A flexible system of module choice allows you to tailor your programme to your particular interests as you progress. We'll teach you to work independently, to research, analyse and synthesise new and unfamiliar material and to communicate clearly using both the written and spoken word. In seminar presentations you'll acquire the skill of confidently delivering coherent and precise arguments to an audience, as well as learning how to receive comments and criticism and develop the ability to lead in a team/group situation.
We're actively engaged in introducing new methods of learning and teaching, including increasing use of interactive computer-based approaches to learning through our virtual learning environment, where the details of all modules are stored in an easily navigable website. You can access detailed information about modules and learning outcomes and interact through activities such as the discussion forums.
Research-inspired teaching ensures lectures are up-to-date and relevant so that you will benefit from access to the latest thinking, equipment and resources. All staff teach third year options which are linked to their own interests, which include the study of history and social sciences in the Middle East and Muslim world, Islamic studies, and language and literature including studies in Persian.
You will be assessed by exam and coursework, including essay writing and a dissertation (in the last year of study). An informal element of continuous assessment is also in place so you can gain on-going feedback on your progress. You must pass your first year assessment in order to progress to the second year, but the results do not count towards your degree classification. For three-year programmes, the assessments in the second and third years contribute to your final degree classification. For four-year programmes the assessments in the second, third and fourth years all contribute to your final degree classification.
Full details of the assessment criteria for each module can be found on our module pages.
All undergraduate Arabic language students on a four-year programme spend their second year at one of our accredited Arabic language study centres.
The year abroad is an integral part of the study of Arabic, advancing your knowledge of grammar and syntax as well as reading, writing, speaking and listening skills. It provides an excellent opportunity for students of Arabic to become immersed in Arabic society and culture, and to gain fluency in a spoken dialect of the Arabic Language.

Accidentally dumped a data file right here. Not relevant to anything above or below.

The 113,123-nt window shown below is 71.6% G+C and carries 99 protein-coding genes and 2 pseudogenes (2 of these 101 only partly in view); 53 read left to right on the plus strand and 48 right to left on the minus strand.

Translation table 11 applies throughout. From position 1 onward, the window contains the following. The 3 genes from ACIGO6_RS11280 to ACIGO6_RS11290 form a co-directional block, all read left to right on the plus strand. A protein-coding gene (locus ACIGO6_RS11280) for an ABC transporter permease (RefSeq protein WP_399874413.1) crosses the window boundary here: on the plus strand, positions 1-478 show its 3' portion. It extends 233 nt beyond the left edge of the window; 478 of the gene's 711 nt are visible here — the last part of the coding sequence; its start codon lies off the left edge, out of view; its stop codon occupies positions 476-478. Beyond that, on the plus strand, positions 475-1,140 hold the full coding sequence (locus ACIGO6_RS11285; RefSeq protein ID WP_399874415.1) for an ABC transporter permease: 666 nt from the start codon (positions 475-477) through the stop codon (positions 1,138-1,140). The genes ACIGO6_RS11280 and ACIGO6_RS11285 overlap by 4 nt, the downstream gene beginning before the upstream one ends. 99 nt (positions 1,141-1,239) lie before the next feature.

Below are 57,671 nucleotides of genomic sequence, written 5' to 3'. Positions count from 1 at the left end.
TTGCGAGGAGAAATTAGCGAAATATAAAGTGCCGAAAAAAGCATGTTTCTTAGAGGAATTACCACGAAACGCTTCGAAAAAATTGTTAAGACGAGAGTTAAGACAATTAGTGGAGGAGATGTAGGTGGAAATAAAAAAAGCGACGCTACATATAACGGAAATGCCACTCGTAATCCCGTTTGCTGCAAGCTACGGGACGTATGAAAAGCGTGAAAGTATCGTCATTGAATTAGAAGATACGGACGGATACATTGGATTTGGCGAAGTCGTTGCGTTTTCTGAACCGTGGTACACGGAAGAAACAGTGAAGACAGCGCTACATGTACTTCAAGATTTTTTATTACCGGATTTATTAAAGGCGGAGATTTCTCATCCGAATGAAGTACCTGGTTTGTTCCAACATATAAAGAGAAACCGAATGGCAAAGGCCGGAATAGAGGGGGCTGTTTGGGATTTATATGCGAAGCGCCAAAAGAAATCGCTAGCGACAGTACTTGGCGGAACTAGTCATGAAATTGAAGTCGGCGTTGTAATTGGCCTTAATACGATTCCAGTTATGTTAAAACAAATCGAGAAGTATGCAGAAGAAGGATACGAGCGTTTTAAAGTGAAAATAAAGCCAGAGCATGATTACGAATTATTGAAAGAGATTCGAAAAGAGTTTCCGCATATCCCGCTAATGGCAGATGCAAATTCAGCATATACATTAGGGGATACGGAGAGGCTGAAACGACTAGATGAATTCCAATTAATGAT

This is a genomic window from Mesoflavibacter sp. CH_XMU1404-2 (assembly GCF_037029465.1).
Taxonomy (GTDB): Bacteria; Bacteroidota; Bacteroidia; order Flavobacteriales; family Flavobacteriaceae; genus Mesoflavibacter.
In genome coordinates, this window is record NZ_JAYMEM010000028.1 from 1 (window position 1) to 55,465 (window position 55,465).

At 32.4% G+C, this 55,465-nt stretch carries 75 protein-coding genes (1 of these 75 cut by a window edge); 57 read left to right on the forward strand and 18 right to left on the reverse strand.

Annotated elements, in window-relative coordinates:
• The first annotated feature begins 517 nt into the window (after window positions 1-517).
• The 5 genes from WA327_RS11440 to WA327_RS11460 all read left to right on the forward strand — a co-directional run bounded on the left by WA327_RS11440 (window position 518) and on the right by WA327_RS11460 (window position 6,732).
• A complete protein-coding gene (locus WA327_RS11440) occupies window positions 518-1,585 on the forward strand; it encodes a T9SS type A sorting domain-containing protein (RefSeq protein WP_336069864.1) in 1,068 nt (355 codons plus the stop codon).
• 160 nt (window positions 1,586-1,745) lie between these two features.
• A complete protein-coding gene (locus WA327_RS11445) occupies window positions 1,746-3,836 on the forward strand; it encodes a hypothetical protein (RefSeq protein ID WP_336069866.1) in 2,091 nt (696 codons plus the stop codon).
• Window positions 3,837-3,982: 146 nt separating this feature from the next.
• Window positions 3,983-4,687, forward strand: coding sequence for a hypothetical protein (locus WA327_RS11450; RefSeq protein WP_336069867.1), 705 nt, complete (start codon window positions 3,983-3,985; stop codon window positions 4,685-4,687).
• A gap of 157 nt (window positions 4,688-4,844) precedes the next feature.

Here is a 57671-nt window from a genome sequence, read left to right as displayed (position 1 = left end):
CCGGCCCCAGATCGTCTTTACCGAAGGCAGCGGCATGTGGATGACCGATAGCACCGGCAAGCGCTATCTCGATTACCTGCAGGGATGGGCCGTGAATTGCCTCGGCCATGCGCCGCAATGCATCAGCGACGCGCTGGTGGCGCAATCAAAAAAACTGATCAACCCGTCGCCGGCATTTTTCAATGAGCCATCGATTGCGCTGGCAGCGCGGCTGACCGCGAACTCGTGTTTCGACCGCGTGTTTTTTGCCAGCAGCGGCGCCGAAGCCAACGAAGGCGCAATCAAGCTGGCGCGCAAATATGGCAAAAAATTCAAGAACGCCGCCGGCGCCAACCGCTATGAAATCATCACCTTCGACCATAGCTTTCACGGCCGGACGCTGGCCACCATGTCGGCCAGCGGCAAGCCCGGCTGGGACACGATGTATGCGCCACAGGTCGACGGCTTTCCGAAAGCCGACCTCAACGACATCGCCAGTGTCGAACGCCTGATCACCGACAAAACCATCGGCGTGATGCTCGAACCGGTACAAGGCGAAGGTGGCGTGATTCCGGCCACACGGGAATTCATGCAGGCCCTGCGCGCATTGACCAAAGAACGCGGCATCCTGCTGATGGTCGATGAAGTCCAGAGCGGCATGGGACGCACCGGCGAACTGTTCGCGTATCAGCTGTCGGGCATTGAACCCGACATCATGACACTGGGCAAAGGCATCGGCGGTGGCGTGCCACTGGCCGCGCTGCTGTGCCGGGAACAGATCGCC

Year abroad destinations can obviously vary from year to year dependent on current events in the Middle East and North Africa. Previous destinations have included:
- Arabic Language Centre, University of Damascus, Syria
- Language Centre, University of Jordan
- International Language Institute (ILI), Cairo, Egypt
- Institut Francais Du Proche-Orient, Damas, Syria
- The Arabic Language Institute in Fez, Morocco
During your year abroad you will follow a course of study at your host institution, focusing on Standard Arabic, Media Arabic and the Colloquial Arabic of the place you choose to study in. Typically there is a great deal of opportunity for travel and many institutions organise study trips for you; for example the ILI in Cairo organises trips to the Oases and to the Red Sea.
Many students take the opportunity to travel further within the region, often visiting Lebanon and Turkey, and some are reluctant to come back to Exeter when the year is over! On returning, you’ll be encouraged to enter any photographs you’ve taken during time away in the Year Abroad Photography Competition, the winner of which receives a cash prize.
Further information can be found on our Study Abroad pages .
A degree in Arabic and Italian gives you an appreciation and understanding of the culture, history and language of the Middle East and Italian-speaking countries. You will develop analytical and research skills as well as an awareness of different interpretations of issues and events, develop opinions and use effective communication skills to put forward your ideas and conclusions. You will also develop your time-management skills.
All these skills are valued by employers from many different fields and can open up career paths in a wide variety of areas from academic research and government work to more commercially-based careers in law and business.
Many students take part in the Exeter Award and the Exeter Leaders Award . These schemes encourage you to participate in employability related workshops, skills events, volunteering and employment which will contribute to your career decision-making skills and success in the employment market.
Exeter has an excellent reputation with graduate recruiters and our students and graduates compete very successfully in the employment market. Many employers target the University when recruiting new graduates.
Find out more about the destinations of Arab and Islamic Studies graduates on our Employability site.